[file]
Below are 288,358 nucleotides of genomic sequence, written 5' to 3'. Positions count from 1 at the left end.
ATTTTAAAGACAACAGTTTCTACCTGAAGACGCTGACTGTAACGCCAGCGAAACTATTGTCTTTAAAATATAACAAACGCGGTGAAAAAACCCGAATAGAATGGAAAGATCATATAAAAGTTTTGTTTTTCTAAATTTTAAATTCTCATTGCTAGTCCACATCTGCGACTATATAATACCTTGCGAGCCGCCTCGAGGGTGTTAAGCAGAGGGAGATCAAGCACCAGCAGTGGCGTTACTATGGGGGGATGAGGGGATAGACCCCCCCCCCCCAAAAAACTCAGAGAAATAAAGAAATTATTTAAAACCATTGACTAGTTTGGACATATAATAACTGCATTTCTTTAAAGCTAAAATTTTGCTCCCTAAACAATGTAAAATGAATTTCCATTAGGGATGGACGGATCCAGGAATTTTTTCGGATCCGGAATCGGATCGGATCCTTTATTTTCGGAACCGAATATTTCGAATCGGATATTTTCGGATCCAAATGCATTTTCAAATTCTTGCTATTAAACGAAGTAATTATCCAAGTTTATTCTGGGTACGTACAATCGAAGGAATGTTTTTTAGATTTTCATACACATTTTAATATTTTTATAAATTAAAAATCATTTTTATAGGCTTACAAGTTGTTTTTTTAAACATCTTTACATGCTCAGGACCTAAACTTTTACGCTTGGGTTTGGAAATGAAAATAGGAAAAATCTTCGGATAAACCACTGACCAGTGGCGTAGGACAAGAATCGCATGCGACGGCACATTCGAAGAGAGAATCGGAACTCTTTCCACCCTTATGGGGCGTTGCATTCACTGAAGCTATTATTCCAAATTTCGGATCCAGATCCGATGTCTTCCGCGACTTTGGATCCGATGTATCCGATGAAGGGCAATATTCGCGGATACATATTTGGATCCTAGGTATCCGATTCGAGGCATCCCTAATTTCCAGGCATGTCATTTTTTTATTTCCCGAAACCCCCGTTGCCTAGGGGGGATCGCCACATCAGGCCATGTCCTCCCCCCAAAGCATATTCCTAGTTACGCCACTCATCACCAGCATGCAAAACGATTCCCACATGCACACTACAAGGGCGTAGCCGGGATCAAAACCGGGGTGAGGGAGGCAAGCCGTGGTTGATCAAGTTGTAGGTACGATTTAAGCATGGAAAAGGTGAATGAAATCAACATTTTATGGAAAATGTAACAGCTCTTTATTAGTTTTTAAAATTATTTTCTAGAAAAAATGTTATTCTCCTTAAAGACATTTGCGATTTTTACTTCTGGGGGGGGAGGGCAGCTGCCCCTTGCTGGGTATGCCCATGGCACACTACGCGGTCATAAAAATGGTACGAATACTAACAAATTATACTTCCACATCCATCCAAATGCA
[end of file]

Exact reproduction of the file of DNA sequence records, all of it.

Below are 288,358 nucleotides of genomic sequence, written 5' to 3'. Positions count from 1 at the left end.
ATTTTAAAGACAACAGTTTCTACCTGAAGACGCTGACTGTAACGCCAGCGAAACTATTGTCTTTAAAATATAACAAACGCGGTGAAAAAACCCGAATAGAATGGAAAGATCATATAAAAGTTTTGTTTTTCTAAATTTTAAATTCTCATTGCTAGTCCACATCTGCGACTATATAATACCTTGCGAGCCGCCTCGAGGGTGTTAAGCAGAGGGAGATCAAGCACCAGCAGTGGCGTTACTATGGGGGGATGAGGGGATAGACCCCCCCCCCCCAAAAAACTCAGAGAAATAAAGAAATTATTTAAAACCATTGACTAGTTTGGACATATAATAACTGCATTTCTTTAAAGCTAAAATTTTGCTCCCTAAACAATGTAAAATGAATTTCCATTAGGGATGGACGGATCCAGGAATTTTTTCGGATCCGGAATCGGATCGGATCCTTTATTTTCGGAACCGAATATTTCGAATCGGATATTTTCGGATCCAAATGCATTTTCAAATTCTTGCTATTAAACGAAGTAATTATCCAAGTTTATTCTGGGTACGTACAATCGAAGGAATGTTTTTTAGATTTTCATACACATTTTAATATTTTTATAAATTAAAAATCATTTTTATAGGCTTACAAGTTGTTTTTTTAAACATCTTTACATGCTCAGGACCTAAACTTTTACGCTTGGGTTTGGAAATGAAAATAGGAAAAATCTTCGGATAAACCACTGACCAGTGGCGTAGGACAAGAATCGCATGCGACGGCACATTCGAAGAGAGAATCGGAACTCTTTCCACCCTTATGGGGCGTTGCATTCACTGAAGCTATTATTCCAAATTTCGGATCCAGATCCGATGTCTTCCGCGACTTTGGATCCGATGTATCCGATGAAGGGCAATATTCGCGGATACATATTTGGATCCTAGGTATCCGATTCGAGGCATCCCTAATTTCCAGGCATGTCATTTTTTTATTTCCCGAAACCCCCGTTGCCTAGGGGGGATCGCCACATCAGGCCATGTCCTCCCCCCAAAGCATATTCCTAGTTACGCCACTCATCACCAGCATGCAAAACGATTCCCACATGCACACTACAAGGGCGTAGCCGGGATCAAAACCGGGGTGAGGGAGGCAAGCCGTGGTTGATCAAGTTGTAGGTACGATTTAAGCATGGAAAAGGTGAATGAAATCAACATTTTATGGAAAATGTAACAGCTCTTTATTAGTTTTTAAAATTATTTTCTAGAAAAAATGTTATTCTCCTTAAAGACATTTGCGATTTTTACTTCTGGGGGGGGAGGGCAGCTGCCCCTTGCTGGGTATGCCCATGGCACACTACGCGGTCATAAAAATGGTACGAATACTAACAAATTATACTTCCACATCCATCCAAATGCA